A former neighbor’s plans to constuct four, 3-family homes on his property is not sitting well with his neighbors.
Frank Cioffi, who used to live in a one-family home at the corner of Milton Place and Hollywood Avenue, is now in the process of building at 2944-50 Milton Place.
Cioffi, who is listed as the owner on a worksite sign, is building in compliance with the area’s R-4 zoning. The area was not included in the extensive downzoning of Throggs Neck since many of the homes on the street are attached, 2-families.
“I was one of the lucky ones because the zoning of my property did not change when most of the rest of the zoning in the neighborhood did,” Cioffi said. “The project is being performed by professionals. It is built in accordance with the code; it is not like I am doing anything illegal. We are paying taxes to the City of New York.”
Cioffi said that the project is to have both rear and side parking, and that the homes will also have a garage. There is little parking on the street, since most homes on Milton Place have garages and driveways.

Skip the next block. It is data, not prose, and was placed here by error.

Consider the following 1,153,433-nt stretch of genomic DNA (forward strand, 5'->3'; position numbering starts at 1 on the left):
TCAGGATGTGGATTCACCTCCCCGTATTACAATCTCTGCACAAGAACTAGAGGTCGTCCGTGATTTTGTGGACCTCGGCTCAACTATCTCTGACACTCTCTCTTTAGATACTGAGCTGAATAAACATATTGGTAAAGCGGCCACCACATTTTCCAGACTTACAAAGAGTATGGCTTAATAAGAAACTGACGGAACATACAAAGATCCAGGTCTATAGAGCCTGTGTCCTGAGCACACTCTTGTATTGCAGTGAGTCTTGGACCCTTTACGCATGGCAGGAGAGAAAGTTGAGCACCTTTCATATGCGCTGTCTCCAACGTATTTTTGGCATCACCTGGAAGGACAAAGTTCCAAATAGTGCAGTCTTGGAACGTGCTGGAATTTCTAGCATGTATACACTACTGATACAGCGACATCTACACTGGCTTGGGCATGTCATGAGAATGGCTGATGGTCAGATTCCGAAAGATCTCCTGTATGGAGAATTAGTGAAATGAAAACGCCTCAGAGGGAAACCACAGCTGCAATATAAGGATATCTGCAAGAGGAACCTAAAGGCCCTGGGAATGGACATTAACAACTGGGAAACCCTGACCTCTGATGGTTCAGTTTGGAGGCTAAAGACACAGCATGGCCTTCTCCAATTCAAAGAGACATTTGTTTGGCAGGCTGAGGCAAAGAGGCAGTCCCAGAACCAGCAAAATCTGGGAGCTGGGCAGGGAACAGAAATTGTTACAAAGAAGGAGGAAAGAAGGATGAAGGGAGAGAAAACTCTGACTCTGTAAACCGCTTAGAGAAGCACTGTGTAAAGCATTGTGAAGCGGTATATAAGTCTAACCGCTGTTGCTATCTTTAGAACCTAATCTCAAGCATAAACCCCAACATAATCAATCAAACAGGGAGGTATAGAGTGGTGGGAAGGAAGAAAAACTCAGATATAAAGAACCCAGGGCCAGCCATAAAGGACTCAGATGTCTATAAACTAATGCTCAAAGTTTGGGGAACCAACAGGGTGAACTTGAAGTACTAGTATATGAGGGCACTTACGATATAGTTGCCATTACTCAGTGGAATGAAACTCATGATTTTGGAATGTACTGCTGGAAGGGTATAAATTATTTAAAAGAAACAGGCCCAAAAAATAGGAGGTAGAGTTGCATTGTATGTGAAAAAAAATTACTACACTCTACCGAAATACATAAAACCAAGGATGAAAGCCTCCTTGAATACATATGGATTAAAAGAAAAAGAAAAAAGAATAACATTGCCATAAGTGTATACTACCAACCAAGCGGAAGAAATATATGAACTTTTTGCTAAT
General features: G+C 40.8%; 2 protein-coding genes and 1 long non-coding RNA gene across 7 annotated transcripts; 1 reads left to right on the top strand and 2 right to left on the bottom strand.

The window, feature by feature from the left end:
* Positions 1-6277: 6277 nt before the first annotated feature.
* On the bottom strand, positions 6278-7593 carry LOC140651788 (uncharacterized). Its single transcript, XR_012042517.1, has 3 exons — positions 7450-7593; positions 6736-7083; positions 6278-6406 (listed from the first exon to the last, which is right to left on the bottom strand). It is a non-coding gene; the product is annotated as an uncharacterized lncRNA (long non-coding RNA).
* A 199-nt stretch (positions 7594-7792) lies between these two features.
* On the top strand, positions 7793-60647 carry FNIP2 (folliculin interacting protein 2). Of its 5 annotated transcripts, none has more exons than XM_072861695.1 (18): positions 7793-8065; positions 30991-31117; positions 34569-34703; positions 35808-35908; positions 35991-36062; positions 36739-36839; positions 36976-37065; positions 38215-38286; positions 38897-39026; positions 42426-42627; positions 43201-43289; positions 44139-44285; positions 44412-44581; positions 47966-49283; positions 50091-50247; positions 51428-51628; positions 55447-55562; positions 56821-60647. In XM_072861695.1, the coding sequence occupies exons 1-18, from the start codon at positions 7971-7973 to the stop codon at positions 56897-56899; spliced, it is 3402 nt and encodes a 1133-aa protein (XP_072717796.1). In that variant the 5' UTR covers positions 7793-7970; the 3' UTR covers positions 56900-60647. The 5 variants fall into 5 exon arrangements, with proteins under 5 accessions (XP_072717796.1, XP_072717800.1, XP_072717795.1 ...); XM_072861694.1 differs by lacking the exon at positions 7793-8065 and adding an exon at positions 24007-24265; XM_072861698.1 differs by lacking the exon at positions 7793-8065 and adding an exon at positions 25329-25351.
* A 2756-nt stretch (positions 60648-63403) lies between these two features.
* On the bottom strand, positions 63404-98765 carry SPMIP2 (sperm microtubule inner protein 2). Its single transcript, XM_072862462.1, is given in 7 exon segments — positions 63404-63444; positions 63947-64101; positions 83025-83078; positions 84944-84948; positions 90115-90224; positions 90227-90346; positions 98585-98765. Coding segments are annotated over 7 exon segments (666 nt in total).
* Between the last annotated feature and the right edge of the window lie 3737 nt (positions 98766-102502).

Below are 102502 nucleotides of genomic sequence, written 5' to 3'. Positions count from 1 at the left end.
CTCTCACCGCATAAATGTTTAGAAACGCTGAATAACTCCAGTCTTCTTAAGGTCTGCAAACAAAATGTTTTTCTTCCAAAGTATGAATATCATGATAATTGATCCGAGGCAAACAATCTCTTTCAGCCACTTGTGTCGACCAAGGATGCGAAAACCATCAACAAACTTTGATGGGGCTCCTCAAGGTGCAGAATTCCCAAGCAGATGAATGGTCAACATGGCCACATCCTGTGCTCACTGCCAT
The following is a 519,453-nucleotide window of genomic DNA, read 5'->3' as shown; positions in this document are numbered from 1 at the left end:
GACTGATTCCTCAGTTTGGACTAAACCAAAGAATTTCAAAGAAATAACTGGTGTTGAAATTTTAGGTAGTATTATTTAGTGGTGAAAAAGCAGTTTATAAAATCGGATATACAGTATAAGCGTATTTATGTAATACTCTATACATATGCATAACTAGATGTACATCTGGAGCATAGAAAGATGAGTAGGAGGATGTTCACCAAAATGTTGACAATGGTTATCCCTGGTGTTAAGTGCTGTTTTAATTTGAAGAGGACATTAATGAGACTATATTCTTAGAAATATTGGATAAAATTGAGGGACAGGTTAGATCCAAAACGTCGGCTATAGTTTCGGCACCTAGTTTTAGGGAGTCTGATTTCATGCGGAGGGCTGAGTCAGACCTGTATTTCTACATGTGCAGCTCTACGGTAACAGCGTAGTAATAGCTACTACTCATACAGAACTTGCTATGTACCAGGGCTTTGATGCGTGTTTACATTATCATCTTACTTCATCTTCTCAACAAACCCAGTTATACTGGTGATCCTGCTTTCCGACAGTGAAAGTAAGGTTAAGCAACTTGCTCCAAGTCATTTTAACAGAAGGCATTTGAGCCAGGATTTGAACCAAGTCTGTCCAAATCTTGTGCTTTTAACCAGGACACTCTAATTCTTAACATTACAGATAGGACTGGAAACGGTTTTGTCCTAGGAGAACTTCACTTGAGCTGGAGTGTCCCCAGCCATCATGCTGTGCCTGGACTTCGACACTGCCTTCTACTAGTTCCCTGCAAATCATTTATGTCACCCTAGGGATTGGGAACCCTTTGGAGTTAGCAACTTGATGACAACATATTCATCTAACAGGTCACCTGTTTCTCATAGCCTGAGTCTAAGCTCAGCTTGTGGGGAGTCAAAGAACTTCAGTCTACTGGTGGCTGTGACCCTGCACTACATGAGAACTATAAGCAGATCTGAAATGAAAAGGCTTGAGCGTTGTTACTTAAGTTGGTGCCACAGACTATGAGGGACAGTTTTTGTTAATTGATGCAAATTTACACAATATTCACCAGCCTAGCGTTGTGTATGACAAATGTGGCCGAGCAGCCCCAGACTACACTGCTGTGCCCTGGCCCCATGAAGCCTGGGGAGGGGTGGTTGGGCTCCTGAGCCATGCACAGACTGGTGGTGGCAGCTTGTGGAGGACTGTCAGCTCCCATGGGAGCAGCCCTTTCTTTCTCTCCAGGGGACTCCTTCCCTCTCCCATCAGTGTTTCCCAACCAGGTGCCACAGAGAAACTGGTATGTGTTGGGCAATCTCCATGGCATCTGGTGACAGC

The prospect of having 12 new families on what is already a densely-populated block did not go over well with many neighbors who feel they are too large.
“Those are apartment buildings; those are not houses,” said Dolores Rucco, a neighbor on Milton Place. “There are going to be a lot of people in a small area, and the buildings do not even have backyards.”
Another neighbor, Larry Constentino, said that he felt that even though there are other attached houses on the street, they are a different kind of row house.
“Our houses are set back from the sidewalk, while [Cioffi’s] houses are not,” Constentino said. “They do not comform with the line of the rest of the houses on the same side of the street. Why couldn’t he go with the building line we already had established?”
Several complaints have been filed with the Department of Buildings over the past year few months charging there were unsafe working conditions, an unsecured worksite, and construction ‘contrary to approved plans and permits.’ However, all of the complaints have been resolved.
“It should be a nice project for the area,” Cioffi stated. “Change is not always a bad thing.”